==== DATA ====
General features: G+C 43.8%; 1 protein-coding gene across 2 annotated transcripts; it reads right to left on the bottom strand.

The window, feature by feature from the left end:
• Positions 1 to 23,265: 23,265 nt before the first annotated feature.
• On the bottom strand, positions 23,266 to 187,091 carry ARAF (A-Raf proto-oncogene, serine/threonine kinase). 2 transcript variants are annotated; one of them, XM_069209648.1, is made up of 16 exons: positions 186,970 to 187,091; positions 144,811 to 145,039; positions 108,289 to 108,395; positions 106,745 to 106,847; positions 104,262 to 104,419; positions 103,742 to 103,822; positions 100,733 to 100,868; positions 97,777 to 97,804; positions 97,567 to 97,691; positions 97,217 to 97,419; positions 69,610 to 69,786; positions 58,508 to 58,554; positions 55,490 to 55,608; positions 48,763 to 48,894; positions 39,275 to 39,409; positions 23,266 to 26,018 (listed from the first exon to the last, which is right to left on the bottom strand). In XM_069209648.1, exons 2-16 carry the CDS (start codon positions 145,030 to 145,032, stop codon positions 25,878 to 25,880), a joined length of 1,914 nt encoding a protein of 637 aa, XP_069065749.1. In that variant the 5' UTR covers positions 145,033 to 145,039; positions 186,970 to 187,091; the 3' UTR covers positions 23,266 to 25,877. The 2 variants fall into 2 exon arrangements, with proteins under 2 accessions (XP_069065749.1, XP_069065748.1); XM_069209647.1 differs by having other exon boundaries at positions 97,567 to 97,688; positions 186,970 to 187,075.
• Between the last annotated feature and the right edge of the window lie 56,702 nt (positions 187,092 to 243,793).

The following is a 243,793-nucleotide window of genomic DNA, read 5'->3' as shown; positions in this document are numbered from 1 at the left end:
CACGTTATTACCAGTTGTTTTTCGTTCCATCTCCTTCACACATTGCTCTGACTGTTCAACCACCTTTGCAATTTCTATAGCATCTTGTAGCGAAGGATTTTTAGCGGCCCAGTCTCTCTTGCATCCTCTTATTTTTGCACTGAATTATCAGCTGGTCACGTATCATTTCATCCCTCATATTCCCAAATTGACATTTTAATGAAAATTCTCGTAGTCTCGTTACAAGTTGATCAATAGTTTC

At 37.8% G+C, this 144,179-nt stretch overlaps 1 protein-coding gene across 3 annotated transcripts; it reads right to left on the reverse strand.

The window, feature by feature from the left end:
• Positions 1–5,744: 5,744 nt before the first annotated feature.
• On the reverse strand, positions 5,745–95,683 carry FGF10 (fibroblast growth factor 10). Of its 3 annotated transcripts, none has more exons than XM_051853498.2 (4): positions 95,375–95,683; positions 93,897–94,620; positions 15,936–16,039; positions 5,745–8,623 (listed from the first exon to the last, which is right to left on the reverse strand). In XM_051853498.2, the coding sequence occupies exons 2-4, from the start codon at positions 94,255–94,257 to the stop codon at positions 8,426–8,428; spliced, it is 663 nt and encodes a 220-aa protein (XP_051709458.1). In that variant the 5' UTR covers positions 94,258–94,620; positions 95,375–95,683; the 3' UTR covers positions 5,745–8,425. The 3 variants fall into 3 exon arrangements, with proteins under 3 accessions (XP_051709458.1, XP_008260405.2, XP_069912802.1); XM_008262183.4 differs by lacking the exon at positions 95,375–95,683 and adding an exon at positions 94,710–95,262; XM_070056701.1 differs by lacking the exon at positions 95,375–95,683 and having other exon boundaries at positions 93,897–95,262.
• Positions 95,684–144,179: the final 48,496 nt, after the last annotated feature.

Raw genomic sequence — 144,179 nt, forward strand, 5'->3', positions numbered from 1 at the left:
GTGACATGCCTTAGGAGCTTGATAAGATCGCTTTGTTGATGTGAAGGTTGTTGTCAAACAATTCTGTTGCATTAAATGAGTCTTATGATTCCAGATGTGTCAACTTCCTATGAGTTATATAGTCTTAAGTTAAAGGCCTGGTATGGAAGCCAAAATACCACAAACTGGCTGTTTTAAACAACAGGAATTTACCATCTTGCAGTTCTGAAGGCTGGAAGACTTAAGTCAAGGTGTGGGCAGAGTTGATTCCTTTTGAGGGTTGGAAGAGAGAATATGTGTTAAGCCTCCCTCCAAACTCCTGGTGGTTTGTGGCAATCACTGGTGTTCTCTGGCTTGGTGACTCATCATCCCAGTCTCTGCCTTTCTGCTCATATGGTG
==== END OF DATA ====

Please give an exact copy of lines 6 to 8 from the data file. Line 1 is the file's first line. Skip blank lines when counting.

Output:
The following is a 243,793-nucleotide window of genomic DNA, read 5'->3' as shown; positions in this document are numbered from 1 at the left end:
CACGTTATTACCAGTTGTTTTTCGTTCCATCTCCTTCACACATTGCTCTGACTGTTCAACCACCTTTGCAATTTCTATAGCATCTTGTAGCGAAGGATTTTTAGCGGCCCAGTCTCTCTTGCATCCTCTTATTTTTGCACTGAATTATCAGCTGGTCACGTATCATTTCATCCCTCATATTCCCAAATTGACATTTTAATGAAAATTCTCGTAGTCTCGTTACAAGTTGATCAATAGTTTC

At 37.8% G+C, this 144,179-nt stretch overlaps 1 protein-coding gene across 3 annotated transcripts; it reads right to left on the reverse strand.